For many, a cup of coffee is not something to be enjoyed, but rather ingested.
It's a quick pick-me-up poured hastily in a paper cup. Add some cream, some sugar. Some more sugar. Gulp. Gulp. Gulp.
So, how's the caffeine?
Yes, it's the effect of the coffee that most drinkers are after, not the flavor or the process. But Local Coffee hopes to change the way people drink and enjoy the coffee -- not the caffeine.
So if you've got a second, or more like four minutes, have a seat at their slow pour bar. It's a great cup of joe as well as a delightful show.
- QUICK BITES
- Slow pour takes about 4 minutes
- No bitterness, no sediment
- "Like" Local Coffee on Facebook
- Local Coffee now has 2 locations
Monica Olivo, a fairly new barista at the newly opened Broadway location, explained that the slow pour method is what really made her appreciate the complexity of different blends and also the culinary craft behind the brew.
"It's also a great way to develop your palate," she said. "And it's fun."
I ordered Finca El Puente, a Honduran bean with hints of floral, lavender, plum and sugar cane sweetness. Sounds much more complex than my gas station brew (imagine asking the gas station clerk the origin of their coffee).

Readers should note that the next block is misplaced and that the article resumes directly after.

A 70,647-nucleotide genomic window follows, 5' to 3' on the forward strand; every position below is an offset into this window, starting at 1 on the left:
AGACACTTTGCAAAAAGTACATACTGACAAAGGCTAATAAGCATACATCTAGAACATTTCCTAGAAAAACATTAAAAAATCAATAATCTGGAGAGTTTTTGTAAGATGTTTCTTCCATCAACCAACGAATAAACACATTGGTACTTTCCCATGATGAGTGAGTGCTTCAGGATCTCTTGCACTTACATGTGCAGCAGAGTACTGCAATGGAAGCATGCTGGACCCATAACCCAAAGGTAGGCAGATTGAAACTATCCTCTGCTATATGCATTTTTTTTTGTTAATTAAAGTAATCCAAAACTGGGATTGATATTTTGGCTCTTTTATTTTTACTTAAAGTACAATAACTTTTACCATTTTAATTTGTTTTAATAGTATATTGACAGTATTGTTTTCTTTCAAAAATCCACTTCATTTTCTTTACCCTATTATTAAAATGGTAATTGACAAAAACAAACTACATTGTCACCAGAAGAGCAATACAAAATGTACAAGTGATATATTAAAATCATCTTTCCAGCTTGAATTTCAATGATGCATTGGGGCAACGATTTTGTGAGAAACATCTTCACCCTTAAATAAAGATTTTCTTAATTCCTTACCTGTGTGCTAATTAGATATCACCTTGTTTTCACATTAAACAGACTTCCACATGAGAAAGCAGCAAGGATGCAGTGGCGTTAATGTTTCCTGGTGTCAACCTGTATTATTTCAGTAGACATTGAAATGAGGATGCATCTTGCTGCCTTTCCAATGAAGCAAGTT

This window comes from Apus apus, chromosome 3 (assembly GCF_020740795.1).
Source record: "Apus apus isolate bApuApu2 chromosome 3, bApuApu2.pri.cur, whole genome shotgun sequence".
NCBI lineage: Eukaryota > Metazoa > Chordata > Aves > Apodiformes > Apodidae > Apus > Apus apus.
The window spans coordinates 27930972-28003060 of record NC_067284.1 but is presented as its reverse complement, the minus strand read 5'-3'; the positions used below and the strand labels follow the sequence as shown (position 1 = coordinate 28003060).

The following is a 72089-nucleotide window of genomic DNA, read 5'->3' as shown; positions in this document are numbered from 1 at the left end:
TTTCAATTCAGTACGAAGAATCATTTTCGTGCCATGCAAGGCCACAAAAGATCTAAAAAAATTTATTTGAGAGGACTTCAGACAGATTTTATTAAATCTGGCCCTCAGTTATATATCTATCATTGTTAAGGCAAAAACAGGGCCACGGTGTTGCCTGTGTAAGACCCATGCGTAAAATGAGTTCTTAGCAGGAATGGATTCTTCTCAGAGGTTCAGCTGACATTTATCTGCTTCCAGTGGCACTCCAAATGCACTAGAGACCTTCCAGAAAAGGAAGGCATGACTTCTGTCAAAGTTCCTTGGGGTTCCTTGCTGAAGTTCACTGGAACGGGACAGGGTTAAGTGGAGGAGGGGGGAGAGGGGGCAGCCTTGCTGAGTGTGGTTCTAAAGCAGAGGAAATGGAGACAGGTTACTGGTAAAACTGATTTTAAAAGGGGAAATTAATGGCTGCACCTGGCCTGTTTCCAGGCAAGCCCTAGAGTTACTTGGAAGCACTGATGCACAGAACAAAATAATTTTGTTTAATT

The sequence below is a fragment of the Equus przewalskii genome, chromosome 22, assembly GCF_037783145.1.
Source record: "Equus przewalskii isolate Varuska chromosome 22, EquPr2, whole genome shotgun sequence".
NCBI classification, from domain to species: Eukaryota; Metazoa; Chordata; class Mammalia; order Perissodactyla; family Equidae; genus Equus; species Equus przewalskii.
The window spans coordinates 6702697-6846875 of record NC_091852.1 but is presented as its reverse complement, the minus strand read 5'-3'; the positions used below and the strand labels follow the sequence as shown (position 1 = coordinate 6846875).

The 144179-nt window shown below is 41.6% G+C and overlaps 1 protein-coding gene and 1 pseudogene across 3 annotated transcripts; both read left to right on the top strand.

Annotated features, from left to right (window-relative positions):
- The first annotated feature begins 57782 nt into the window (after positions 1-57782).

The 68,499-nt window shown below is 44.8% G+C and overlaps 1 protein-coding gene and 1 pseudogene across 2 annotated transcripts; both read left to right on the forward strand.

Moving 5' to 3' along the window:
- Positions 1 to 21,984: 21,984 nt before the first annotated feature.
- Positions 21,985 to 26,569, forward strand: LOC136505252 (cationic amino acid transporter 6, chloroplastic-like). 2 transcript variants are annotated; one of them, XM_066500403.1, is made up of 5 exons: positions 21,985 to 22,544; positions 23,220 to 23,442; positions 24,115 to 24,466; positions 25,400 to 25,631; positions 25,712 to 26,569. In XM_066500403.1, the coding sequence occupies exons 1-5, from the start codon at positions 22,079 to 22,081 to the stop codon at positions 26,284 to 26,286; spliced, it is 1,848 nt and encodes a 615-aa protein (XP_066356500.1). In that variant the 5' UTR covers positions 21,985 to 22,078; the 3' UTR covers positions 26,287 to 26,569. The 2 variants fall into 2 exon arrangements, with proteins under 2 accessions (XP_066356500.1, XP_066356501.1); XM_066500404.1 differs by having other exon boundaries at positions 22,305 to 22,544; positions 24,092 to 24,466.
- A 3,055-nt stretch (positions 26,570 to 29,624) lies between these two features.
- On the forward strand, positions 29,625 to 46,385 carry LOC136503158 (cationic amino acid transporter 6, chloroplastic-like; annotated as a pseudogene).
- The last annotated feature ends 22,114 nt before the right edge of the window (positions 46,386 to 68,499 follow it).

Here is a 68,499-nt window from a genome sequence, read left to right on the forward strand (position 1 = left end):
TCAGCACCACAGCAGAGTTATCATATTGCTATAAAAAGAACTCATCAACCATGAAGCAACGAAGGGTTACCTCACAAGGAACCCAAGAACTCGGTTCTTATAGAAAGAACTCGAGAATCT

Olivo directed me to the slow pour bar and readied a beaker-like Chemex by rinsing it with hot water between 202 and 206 degrees. Temperature, timing, dose and ratio are all very important to the brewing process, she explained as she readied her digital scale and timer.
Next she placed a paper filter in the mouth of the Chemex and gave it a rinse in order to eliminate the paper taste of the filter.
Scooping just the right about of ground beans into the filter, Olivo slowly added a small dose of water to "bloom" the grounds. Wait about 30 seconds. Next she carefully added the remaining water and watched the golden coffee drip down into the base of the Chemex.
Who knew brewing a cup of coffee could be so elegant? There was no simple pull of a lever or push of a button. Instead, the process was a careful show of measurement, timing and temperature.
Olivo poured a cup and then emptied the rest of the brew into a serving pot -- about four small cups in total. The finished product was worth every minute.
No sediment. No bitterness. Don't even think about adding sugar or cream. It was the perfect temperature with a very enjoyable flavor -- a cup of coffee to be enjoyed slowly.
Most impressive, though, is it was the first cup of coffee someone has actually prepared for me. It's my cup of coffee. Slow brew compared to drip coffee is the difference between a fresh baked cookie and a box of Oreos.
The slow brew process allows even non-coffee snobs a chance to discover that they may actually like the taste of coffee without the cream, sugar and flavoring.
So wake up, smell the coffee and enjoy it slowly. Enjoy the coffee, that is, not just the caffeine.